I’ve decided that I have way too many projects lingering in an unfinished state. I need those needles (to start other projects on! 悪循環なんだかも…（笑）) So here we go on a safari through my WIP pile, in an attempt to shame me into finishing some of them in the near future.
Like I said in my review of Knitty Deep Winter 2011, this pattern makes delightful “just-the-good-parts” anklets. They look involved, but once you set up the instep, the stitch pattern is extremely logical and made these perfect commute knitting. It’s been so long since I made socks one at a time that these seemed to go really fast. They’re actually already off the needles, with the ends woven in and everything; they’re just waiting to be tossed into a bucket of water to relax and soften up a bit. I knit these on size 0s, and they’re…literally dense enough to stand up by themselves.
Kind of hilarious, really.
I wanted really hard-wearing socks out of this tweedy, rustic yarn, and I think they will be just perfect after blocking.
(Note for people contemplating knitting the pattern: Even knitting on 0s, my row gauge was a lot taller than that indicated in the pattern. No worries; I knit chart 2a as written and cut off chart 3a at row 24. They fit great.)
Both anklets together took just a skosh over a single ball of Meilenweit Tweed. I still have almost a full ball left over. Colorwork anklets, maybe?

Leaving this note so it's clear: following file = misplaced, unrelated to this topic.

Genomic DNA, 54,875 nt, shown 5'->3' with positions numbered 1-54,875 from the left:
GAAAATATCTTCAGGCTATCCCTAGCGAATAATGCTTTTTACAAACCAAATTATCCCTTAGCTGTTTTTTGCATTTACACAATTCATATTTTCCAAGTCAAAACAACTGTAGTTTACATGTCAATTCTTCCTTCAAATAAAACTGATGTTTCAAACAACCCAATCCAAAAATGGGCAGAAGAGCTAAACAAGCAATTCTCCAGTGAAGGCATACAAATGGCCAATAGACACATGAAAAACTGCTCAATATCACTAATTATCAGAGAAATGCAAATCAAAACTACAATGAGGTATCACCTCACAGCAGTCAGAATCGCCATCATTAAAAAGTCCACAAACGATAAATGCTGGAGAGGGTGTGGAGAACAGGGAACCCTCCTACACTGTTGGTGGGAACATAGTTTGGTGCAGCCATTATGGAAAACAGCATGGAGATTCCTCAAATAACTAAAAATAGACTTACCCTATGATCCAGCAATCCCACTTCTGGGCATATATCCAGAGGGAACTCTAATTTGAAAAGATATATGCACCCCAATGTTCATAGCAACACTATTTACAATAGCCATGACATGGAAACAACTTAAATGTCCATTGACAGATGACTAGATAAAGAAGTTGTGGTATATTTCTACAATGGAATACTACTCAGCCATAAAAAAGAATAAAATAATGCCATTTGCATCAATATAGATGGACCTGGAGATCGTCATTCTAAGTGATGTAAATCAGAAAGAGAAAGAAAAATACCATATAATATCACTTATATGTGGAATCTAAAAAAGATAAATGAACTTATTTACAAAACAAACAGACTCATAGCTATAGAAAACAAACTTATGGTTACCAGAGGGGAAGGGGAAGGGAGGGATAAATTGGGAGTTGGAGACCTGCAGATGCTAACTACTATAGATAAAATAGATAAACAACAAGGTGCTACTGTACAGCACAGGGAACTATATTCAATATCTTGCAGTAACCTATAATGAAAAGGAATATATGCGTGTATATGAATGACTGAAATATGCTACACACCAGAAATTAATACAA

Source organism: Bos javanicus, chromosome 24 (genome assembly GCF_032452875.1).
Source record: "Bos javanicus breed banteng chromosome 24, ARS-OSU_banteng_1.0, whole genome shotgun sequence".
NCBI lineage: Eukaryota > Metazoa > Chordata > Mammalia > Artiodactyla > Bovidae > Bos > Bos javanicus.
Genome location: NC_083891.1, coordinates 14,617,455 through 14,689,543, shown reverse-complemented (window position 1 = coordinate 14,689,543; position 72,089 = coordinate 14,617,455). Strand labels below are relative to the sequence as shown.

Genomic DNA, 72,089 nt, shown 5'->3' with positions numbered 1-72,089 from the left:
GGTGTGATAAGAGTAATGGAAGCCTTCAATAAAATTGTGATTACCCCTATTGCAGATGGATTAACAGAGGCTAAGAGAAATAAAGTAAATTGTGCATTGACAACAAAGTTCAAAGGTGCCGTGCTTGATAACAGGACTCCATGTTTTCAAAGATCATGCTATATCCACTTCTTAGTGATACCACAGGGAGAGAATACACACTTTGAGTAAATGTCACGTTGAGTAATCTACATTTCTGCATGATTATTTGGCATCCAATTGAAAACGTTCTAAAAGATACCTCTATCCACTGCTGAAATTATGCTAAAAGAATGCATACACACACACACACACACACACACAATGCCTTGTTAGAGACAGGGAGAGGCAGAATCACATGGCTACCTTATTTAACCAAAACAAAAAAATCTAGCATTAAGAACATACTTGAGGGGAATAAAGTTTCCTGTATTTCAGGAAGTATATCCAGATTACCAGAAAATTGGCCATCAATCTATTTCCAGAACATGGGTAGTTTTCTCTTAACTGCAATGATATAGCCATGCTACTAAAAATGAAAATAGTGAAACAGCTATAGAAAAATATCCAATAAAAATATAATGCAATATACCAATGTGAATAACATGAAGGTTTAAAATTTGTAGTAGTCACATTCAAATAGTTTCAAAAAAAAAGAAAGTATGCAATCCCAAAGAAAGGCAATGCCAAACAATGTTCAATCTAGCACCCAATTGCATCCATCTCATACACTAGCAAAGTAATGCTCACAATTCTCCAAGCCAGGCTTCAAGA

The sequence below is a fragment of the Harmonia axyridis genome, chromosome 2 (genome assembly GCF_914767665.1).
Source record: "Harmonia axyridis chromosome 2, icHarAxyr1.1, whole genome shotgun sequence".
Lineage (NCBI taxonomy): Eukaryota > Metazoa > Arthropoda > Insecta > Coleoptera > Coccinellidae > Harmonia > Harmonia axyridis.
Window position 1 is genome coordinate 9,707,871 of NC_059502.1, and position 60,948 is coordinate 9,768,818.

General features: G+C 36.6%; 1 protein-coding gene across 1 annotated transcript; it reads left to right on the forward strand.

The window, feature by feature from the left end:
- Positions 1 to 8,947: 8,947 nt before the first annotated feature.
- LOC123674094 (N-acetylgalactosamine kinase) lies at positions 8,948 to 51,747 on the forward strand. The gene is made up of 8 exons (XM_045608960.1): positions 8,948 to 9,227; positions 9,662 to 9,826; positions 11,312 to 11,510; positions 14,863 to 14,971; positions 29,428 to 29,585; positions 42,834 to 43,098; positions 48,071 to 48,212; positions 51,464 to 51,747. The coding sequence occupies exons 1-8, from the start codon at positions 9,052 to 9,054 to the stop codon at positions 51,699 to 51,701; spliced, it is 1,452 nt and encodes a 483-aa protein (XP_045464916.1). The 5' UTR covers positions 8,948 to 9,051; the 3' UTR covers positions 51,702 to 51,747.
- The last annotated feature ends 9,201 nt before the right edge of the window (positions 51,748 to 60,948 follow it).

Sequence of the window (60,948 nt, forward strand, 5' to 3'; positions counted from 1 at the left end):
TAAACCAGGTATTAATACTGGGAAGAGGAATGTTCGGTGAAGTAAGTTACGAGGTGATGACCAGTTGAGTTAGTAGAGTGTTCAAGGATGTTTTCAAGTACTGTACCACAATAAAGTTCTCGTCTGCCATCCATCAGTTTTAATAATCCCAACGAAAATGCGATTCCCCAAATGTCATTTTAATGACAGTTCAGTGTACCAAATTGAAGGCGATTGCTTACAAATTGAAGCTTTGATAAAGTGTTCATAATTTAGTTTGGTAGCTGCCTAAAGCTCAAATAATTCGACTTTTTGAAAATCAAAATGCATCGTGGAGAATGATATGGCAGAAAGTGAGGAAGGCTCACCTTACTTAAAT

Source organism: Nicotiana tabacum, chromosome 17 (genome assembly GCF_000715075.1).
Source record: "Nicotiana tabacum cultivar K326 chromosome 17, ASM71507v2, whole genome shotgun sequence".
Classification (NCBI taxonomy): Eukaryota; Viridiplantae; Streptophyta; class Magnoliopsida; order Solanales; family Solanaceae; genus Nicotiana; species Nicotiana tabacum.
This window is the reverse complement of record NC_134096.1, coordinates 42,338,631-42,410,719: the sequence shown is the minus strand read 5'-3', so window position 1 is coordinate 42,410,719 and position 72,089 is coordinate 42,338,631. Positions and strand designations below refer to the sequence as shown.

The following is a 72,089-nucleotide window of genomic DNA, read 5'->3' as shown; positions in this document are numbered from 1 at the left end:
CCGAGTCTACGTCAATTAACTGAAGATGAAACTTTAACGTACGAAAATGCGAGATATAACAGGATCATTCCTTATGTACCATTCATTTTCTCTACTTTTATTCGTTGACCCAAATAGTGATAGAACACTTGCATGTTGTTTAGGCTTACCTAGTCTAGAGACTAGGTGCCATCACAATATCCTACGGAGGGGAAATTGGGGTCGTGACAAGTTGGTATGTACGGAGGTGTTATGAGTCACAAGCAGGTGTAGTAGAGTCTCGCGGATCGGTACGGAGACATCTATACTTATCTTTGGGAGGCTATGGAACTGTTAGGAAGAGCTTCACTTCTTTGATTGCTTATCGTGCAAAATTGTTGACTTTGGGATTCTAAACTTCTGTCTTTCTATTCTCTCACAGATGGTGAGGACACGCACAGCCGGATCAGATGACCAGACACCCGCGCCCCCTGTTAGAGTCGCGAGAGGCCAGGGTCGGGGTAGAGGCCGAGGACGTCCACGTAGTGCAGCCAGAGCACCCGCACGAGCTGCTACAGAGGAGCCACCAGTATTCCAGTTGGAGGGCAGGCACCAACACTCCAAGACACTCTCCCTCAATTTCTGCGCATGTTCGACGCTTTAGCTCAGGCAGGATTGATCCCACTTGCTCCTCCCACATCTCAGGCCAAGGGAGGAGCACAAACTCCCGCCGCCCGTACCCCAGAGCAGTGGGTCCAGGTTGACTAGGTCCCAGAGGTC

Boscage Cowl in reclaimed forest green cashmere.
This…was a labor of love, I can’t lie. Should I not say that, since it’s my own pattern? I wrote it for bulky yarn and size 10.5 needles, though, and this is a version using fingering weight yarn on size 3s. To top it all off, I’m not even keeping this project. It’s a gift.
But my dad asked me to knit him a scarf. What could I do? I cast on 486 stitches and started knitting.
I will cut you. No really, I will.
The extra 6 stitches are because this will be my first steeked project! (My father is, unsurprisingly, not trendy enough to wear a cowl.) I’m planning on a machine-sewn steek, but I still haven’t decided on a method for finishing the cut edge. All the steek demonstrations I can find end with the cutting step. But what happens next? I know you pick up stitches behind the steek, but…rib? stockinette? Should I fringe or not fringe? So many questions.
Undergrowth in tan reclaimed wool/camel and KP Merino Style in Dusk.
I don’t even remember the last time I knit two things from the same issue of Knitty! It’s a minor miracle.
I love how this is turning out. I started it on size 3s, but it was turning out far too large so I ripped back to the Latvian braids and switched to 2s (that I bought at WEBS for LSGversary!) It’s knitting up really prettily now. I’m totally patting myself on the back over the color choice, the fabric is spongy and luscious, and watching the hat take shape row by row is addictive. Both yarns are leftover from other projects, too, which is giving me virtuous using-up-stash bonus vapors. The Merino Style is from a pair of gauntlets I knit way back before Ravelry even existed (gasp!) and the wool/camel is the same as the tan yarn in my Anemoi Mittens.
This project is making me so happy I think everyone should knit it. How is it not blowing up on Ravelry already? It only has 39 projects at the time of writing. Outrageous.
The super-sad part is, these aren’t even all of my WIPs, just the ones that I don’t feel too ashamed for not finishing. I have a DROPS jacket that needs to be frogged lying about somewhere, a Chauntecler dress that’s 5/7ths done, and some pink knee-highs whose saggy picot cuff needs to be unpicked and a new ribby cuff knit. I have to leave something for next WIP Shaming Wednesday, I suppose.
What WIPs do you have hanging around that need to be offered to the frog-or-finish gods?